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Home > Condition Codes > Example showing the benefits of conditional instructions in A32 and T32 code |

Using conditional instructions rather than conditional branches can save both code size and cycles.

This example shows the difference between using branches and using conditional instructions. It uses the Euclid algorithm for the Greatest Common Divisor (gcd) to show how conditional instructions improve code size and speed.

In C the gcd algorithm can be expressed as:

int gcd(int a, int b) { while (a != b) { if (a > b) a = a - b; else b = b - a; } return a; }

The following examples show implementations of the gcd algorithm with and without conditional instructions.

This example is an A32 code implementation of the gcd algorithm. It achieves conditional execution by using conditional branches, rather than individual conditional instructions:

gcd CMP r0, r1 BEQ end BLT less SUBS r0, r0, r1 ; could be SUB r0, r0, r1 for A32 B gcd less SUBS r1, r1, r0 ; could be SUB r1, r1, r0 for A32 B gcd end

The code is seven instructions long because of the number of branches. Every time a branch is taken, the processor must refill the pipeline and continue from the new location. The other instructions and non-executed branches use a single cycle each.

The following table shows the number of cycles this implementation uses on an ARM7™ processor when R0 equals 1 and R1 equals 2.

**Table 7-4 Conditional branches only**

R0: a | R1: b | Instruction | Cycles (ARM7) |
---|---|---|---|

1 | 2 | `CMP r0, r1` |
1 |

1 | 2 | `BEQ end` |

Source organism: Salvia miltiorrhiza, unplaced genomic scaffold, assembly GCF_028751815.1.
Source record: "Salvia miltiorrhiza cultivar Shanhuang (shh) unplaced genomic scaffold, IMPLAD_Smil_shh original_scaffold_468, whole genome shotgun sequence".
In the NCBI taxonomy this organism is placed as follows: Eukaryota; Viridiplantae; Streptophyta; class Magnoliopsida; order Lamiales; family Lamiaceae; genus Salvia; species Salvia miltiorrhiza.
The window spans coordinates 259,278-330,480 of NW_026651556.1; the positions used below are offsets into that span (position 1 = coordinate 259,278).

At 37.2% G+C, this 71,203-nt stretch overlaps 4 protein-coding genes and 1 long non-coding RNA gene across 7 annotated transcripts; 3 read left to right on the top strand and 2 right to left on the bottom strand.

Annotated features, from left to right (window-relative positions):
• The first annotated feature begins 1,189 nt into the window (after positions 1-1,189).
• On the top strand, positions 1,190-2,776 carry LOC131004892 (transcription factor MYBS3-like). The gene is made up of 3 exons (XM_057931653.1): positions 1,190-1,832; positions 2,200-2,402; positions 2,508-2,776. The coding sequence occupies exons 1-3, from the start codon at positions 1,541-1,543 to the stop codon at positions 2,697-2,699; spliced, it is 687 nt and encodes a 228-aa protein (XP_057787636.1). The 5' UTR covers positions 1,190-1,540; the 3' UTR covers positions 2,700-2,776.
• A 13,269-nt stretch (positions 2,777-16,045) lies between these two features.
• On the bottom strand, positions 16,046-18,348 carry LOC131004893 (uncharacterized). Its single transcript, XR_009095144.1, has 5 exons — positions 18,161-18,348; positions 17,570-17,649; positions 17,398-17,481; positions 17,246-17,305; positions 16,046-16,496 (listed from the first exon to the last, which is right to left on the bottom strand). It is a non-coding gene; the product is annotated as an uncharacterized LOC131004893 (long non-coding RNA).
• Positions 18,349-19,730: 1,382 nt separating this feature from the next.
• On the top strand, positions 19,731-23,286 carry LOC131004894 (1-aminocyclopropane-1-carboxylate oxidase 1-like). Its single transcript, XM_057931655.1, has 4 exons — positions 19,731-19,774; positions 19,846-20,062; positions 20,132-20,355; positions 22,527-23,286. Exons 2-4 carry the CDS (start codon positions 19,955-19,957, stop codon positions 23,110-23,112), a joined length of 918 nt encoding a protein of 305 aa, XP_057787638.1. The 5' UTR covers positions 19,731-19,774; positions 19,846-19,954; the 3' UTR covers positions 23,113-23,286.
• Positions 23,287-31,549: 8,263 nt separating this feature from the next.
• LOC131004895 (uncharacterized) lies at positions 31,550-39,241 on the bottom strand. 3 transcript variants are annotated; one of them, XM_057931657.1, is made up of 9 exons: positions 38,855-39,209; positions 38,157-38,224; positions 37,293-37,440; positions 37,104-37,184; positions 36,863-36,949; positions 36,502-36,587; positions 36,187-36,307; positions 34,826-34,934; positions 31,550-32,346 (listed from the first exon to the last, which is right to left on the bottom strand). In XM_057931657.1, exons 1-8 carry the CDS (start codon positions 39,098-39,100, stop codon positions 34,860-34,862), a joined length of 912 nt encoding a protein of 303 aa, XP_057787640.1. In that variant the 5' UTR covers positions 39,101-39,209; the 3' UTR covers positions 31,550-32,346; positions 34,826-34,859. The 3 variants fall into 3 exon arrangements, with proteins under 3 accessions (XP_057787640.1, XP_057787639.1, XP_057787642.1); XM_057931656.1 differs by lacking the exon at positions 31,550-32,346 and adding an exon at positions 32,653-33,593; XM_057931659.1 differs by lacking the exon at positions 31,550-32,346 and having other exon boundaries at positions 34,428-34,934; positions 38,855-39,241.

1 (not executed) |

1 | 2 | `BLT less` |
3 |

1 | 2 | ```
SUB r1, r1,
r0
``` |
1 |

1 | 2 | `B gcd` |
3 |

1 | 1 | `CMP r0, r1` |
1 |

1 | 1 | `BEQ end` |
3 |

Total = 13 |

This example is an A32 code implementation of the gcd algorithm using individual conditional instructions in A32 code. The gcd algorithm only takes four instructions:

gcd CMP r0, r1 SUBGT r0, r0, r1 SUBLE r1, r1, r0 BNE gcd

In addition to improving code size, in most cases this code executes faster than the version that uses only branches.

The following table shows the number of cycles this implementation uses on an ARM7 processor when R0 equals 1 and R1 equals 2.

**Table 7-5 All instructions conditional**

R0: a | R1: b | Instruction | Cycles (ARM7) |
---|---|---|---|

1 | 2 | `CMP r0, r1` |
1 |

1 | 2 | ```
SUBGT
r0,r0,r1
``` |
1 (not executed) |

1 | 1 | ```
SUBLT
r1,r1,r0
``` |
1 |

1 | 1 | `BNE gcd` |
3 |

1 | 1 | `CMP r0,r1` |
1 |

1 | 1 | ```
SUBGT
r0,r0,r1
``` |
1 (not executed) |

1 | 1 | ```
SUBLT
r1,r1,r0
``` |
1 (not executed) |

1 | 1 | `BNE gcd` |
1 (not executed) |

Total = 10 |

Comparing this with the example that uses only branches:

- Replacing branches with conditional execution of all instructions saves three cycles.
- Where R0 equals R1, both implementations execute in the same number of cycles. For all other cases, the implementation that uses conditional instructions executes in fewer cycles than the implementation that uses branches only.

You can use the `IT`

instruction to write
conditional instructions in T32 code. The T32 code implementation of the gcd algorithm using
conditional instructions is similar to the implementation in A32 code. The implementation in
T32 code is:

gcd CMP r0, r1 ITE GT SUBGT r0, r0, r1 SUBLE r1, r1, r0 BNE gcd

These instructions assemble equally well to A32 or T32 code. The assembler
checks the `IT`

instructions, but omits them on assembly to
A32 code.

It requires one more instruction in T32 code (the `IT`

instruction) than in A32 code, but the overall code size is 10 bytes in T32
code, compared with 16 bytes in A32 code.

In architectures before ARMv6T2, there is no `IT`

instruction and therefore T32 instructions cannot be executed conditionally
except for the `B`

branch instruction. The gcd algorithm
must be written with conditional branches and is similar to the A32 code implementation
using branches, without conditional instructions.

The T32 code implementation of the gcd algorithm without conditional instructions requires seven instructions. The overall code size is 14 bytes. This figure is even less than the A32 implementation that uses conditional instructions, which uses 16 bytes.

In addition, on a system using 16-bit memory this T32 implementation runs faster than both A32 implementations because only one memory access is required for each 16-bit T32 instruction, whereas each 32-bit A32 instruction requires two fetches.